Breaking Through the Foreign Language Barrier: Resources on the Web

  1. [color=#663300]found this article that offers advice to our international bb members on ways to translate nursing articles.

    [color=#663300]information resources
    breaking through the foreign language barrier: resources on the web
    by barbara f. schloman, phd, ahip (june 30, 2000)

    it seems fitting to address ways of dealing with foreign language communication as part of this ojin issue on "nursing around the world." our relationship with professionals in other lands is changing by virtue of being linked through the world wide web into a global communication network. yet, clearly "it is a multilingual village without a common language" (large & moukdad, 2000, p.43).

    non-english can be seen as a growing factor in the profile of both web content and web users. oclc, the online computer library center, serves as a worldwide bibliographic service utility for libraries. among its activities, the oclc web characterization project strives to measure the structure, size, usage, and content of the web. included is an assessment of what non-english languages are represented on publicly accessible web sites. in 1999, 29 different languages were represented, compared with 24 languages in 1998. multilingual sites comprised 8% of the total. 80% were english-language sites, but this was down from 84% in 1998 (oclc office of research, 1999). at the same time that non-english content is increasing, use by non-english speakers is growing faster than that by english speakers. an estimated 48.7% of current internet users have a language other than english as their first language, up from 20% in 1996 (global reach, 2000).

    the growing presence of the internet increases the communication potential of health professionals across national boundaries. there is evidence of this already. ons online (, managed by the oncology nursing society, provides an example of an online nursing community working to develop supporting relationships with nursing groups in other countries (uhlenhopp, fliedner, morris, & van boxtel, 1998. germenis, kokkinides, and stavropoulos-giokas (1997) report on the increased readership of a non-indexed medical journal, archives of hellenic medicine, when it moved from a limited, national medical audience to one available on the web.

    murray and anthony (1999) report usage of nursing standard online (nso) to be predominantly from english-speaking countries with a growing readership from the far east and continental europe. they observe that the countries accessing are those with high internet connectivity. similarly, ojin statistics for november 1999 showed 7.71% of the user sessions were from non-u.s. sites. forty countries were represented. the most active countries, each with over 150 user sessions, were the united kingdom, canada, australia, hong kong, and japan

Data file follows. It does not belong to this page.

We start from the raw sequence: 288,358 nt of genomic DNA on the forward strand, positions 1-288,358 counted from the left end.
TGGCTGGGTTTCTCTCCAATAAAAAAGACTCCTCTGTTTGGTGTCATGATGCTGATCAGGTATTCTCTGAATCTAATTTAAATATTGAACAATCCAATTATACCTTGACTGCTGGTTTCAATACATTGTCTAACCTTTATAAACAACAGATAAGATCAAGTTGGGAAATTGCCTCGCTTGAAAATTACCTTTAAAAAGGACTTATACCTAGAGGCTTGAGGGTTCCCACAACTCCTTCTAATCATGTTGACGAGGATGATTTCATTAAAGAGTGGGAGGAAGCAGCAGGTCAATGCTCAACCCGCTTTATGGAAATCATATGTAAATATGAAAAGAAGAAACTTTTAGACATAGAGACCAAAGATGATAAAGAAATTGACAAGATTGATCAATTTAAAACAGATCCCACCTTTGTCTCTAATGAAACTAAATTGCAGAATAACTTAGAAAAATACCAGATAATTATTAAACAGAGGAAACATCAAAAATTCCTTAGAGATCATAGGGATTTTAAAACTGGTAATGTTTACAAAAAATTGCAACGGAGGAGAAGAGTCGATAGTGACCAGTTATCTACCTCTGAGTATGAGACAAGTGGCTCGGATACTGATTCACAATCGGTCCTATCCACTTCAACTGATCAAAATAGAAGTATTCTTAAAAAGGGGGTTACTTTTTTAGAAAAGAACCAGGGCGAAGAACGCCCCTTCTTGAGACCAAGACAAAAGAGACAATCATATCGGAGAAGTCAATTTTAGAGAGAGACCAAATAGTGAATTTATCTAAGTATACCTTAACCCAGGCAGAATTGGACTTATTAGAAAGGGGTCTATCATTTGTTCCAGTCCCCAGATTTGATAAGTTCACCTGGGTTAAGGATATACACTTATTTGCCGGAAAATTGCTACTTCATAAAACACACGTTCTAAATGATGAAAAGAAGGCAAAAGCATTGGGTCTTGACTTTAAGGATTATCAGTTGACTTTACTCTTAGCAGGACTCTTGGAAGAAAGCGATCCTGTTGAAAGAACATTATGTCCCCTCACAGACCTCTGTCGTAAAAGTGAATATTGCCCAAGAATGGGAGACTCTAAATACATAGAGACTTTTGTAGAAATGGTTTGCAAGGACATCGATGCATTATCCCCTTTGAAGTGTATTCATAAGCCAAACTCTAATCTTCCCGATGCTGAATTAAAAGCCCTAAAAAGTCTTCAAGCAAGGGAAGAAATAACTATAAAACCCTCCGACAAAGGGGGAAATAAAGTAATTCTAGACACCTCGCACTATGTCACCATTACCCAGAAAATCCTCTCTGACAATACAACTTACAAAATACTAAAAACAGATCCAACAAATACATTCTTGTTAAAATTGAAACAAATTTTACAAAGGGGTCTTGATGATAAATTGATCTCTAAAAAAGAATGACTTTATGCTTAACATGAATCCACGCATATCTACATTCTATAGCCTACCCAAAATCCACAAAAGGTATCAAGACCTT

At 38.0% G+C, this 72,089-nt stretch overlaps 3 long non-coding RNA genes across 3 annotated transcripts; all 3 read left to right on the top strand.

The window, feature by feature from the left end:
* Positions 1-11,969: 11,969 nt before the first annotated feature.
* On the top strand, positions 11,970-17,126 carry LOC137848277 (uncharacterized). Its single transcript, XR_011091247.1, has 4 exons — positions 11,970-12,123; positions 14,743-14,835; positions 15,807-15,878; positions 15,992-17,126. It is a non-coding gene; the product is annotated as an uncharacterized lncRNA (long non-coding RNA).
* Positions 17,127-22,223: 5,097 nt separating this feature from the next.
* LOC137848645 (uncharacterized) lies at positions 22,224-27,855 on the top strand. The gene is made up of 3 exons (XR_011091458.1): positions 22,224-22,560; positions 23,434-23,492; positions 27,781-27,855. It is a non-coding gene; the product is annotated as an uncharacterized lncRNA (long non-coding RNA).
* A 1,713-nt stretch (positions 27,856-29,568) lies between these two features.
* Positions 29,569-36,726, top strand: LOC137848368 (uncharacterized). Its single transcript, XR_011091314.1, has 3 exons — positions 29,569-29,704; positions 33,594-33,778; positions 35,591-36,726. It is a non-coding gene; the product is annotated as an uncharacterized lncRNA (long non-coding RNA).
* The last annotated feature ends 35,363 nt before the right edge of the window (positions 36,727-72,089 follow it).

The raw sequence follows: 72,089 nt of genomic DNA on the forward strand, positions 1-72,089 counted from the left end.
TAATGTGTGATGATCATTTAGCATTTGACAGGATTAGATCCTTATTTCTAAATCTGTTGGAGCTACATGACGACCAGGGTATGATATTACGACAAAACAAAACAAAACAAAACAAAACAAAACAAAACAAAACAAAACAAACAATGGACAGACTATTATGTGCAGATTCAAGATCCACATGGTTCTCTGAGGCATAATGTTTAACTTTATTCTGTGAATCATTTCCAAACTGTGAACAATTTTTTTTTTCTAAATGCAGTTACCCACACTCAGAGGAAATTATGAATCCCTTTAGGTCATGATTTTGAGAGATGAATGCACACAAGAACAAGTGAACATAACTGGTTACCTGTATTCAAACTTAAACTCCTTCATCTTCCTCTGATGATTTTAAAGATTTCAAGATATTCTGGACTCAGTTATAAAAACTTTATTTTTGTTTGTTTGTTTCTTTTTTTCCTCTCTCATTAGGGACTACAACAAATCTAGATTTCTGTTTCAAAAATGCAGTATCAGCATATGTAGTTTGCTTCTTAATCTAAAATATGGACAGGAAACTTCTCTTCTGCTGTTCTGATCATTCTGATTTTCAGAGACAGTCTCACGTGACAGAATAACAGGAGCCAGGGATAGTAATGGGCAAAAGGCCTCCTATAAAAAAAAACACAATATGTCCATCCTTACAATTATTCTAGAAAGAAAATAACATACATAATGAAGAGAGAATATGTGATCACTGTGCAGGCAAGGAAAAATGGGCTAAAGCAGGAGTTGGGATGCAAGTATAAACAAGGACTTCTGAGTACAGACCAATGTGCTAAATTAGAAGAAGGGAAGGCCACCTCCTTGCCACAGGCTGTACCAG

the goal of this column is to describe the various types of foreign language resources that are currently available on the world wide web. this is largely from an english-speaking perspective, although many of the sites could be useful to other web users trying to cross language barriers. obviously, these resources are coarse aids only and no substitute for the language proficiency required in direct patient care of those with a different native language or cultural background.
    Last edit by NRSKarenRN on May 21, '04
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  3. by   fwmrenkens
    Hi Karen,
    In the Netherlands we also have a language barriere. We teach our nursing students how to search for relevant literature on the specific nursing issues in databases such as CINAHL, pubmed, tripdatabes etc. Due to the language barriere Dutch-english, a lot of nursing terms are not one-on-one translatable in English. I am looking for a dictionary or glossary with specific nursing terms. Do you know if there is one on the internet?
    I did find a few medical glossaries, but the nursing stuff is harder to find.
    Do you have any suggestions?
    Thanks, regards Frieda Renkens, Avans Hogeschool
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